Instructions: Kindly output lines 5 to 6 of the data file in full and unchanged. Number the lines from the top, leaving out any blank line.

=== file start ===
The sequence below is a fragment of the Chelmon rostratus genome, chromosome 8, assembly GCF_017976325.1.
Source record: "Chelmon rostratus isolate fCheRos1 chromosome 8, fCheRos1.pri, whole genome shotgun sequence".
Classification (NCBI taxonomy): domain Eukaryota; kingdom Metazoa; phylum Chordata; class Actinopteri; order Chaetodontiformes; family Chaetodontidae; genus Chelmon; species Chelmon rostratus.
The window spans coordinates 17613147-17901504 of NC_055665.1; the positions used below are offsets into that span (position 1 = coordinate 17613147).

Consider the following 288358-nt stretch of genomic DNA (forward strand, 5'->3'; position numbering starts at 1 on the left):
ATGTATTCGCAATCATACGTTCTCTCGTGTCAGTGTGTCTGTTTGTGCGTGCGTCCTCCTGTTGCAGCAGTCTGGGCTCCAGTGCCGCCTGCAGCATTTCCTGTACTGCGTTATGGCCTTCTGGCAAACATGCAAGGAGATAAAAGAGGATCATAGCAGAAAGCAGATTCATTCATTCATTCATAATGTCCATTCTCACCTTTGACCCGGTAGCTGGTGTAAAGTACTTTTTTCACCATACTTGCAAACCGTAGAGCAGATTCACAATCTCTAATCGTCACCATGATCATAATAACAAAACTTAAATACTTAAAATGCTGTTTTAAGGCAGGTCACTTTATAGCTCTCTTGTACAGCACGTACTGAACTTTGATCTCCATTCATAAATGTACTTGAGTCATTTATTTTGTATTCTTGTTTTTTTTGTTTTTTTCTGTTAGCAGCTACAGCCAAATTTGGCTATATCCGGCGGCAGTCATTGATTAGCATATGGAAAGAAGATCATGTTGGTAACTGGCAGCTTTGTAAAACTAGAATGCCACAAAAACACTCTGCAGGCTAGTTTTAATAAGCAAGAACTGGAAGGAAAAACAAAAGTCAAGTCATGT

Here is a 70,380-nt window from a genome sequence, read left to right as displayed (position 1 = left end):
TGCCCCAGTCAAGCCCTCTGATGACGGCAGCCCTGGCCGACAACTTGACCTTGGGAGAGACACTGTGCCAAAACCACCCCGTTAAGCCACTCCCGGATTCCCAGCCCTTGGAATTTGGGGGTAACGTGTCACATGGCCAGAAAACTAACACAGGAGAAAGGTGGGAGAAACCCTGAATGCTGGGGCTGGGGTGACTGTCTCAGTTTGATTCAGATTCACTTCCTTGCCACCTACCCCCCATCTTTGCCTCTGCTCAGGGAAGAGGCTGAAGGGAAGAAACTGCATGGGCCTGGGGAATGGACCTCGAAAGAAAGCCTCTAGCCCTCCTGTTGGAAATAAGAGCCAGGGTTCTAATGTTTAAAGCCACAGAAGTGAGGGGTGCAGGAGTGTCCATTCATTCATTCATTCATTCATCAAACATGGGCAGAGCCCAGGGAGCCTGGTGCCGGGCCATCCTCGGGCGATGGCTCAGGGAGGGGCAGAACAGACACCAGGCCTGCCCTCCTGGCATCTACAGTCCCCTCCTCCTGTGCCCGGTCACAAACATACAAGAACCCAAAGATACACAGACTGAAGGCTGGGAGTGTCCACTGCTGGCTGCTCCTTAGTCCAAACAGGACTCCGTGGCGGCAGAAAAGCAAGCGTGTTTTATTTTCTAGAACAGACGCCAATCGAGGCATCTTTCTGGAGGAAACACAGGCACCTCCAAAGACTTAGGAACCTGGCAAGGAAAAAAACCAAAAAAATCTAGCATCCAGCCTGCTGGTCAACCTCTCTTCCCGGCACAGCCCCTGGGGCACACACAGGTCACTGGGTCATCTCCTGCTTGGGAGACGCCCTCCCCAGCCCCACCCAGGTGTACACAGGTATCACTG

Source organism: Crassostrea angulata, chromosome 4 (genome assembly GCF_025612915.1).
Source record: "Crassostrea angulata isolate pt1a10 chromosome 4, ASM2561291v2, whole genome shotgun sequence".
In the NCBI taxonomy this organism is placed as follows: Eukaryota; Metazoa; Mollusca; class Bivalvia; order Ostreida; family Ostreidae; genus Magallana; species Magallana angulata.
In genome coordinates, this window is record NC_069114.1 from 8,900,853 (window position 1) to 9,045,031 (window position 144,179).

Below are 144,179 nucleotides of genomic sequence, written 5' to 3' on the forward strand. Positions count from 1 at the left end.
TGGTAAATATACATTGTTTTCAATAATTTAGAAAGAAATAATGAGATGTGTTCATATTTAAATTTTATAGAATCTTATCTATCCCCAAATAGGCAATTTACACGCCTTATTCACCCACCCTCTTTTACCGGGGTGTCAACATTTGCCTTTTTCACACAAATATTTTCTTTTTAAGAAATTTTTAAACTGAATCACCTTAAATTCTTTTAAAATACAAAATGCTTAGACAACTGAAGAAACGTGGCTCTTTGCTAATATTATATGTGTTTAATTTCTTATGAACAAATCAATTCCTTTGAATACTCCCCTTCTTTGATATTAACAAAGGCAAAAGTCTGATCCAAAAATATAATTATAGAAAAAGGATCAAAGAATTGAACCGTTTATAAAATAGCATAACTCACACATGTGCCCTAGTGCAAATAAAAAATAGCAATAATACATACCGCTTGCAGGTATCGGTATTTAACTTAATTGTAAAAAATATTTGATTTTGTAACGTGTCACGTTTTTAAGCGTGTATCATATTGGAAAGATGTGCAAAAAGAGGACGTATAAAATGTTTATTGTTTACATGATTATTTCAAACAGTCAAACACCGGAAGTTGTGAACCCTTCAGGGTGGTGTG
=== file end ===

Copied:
Consider the following 288358-nt stretch of genomic DNA (forward strand, 5'->3'; position numbering starts at 1 on the left):
ATGTATTCGCAATCATACGTTCTCTCGTGTCAGTGTGTCTGTTTGTGCGTGCGTCCTCCTGTTGCAGCAGTCTGGGCTCCAGTGCCGCCTGCAGCATTTCCTGTACTGCGTTATGGCCTTCTGGCAAACATGCAAGGAGATAAAAGAGGATCATAGCAGAAAGCAGATTCATTCATTCATTCATAATGTCCATTCTCACCTTTGACCCGGTAGCTGGTGTAAAGTACTTTTTTCACCATACTTGCAAACCGTAGAGCAGATTCACAATCTCTAATCGTCACCATGATCATAATAACAAAACTTAAATACTTAAAATGCTGTTTTAAGGCAGGTCACTTTATAGCTCTCTTGTACAGCACGTACTGAACTTTGATCTCCATTCATAAATGTACTTGAGTCATTTATTTTGTATTCTTGTTTTTTTTGTTTTTTTCTGTTAGCAGCTACAGCCAAATTTGGCTATATCCGGCGGCAGTCATTGATTAGCATATGGAAAGAAGATCATGTTGGTAACTGGCAGCTTTGTAAAACTAGAATGCCACAAAAACACTCTGCAGGCTAGTTTTAATAAGCAAGAACTGGAAGGAAAAACAAAAGTCAAGTCATGT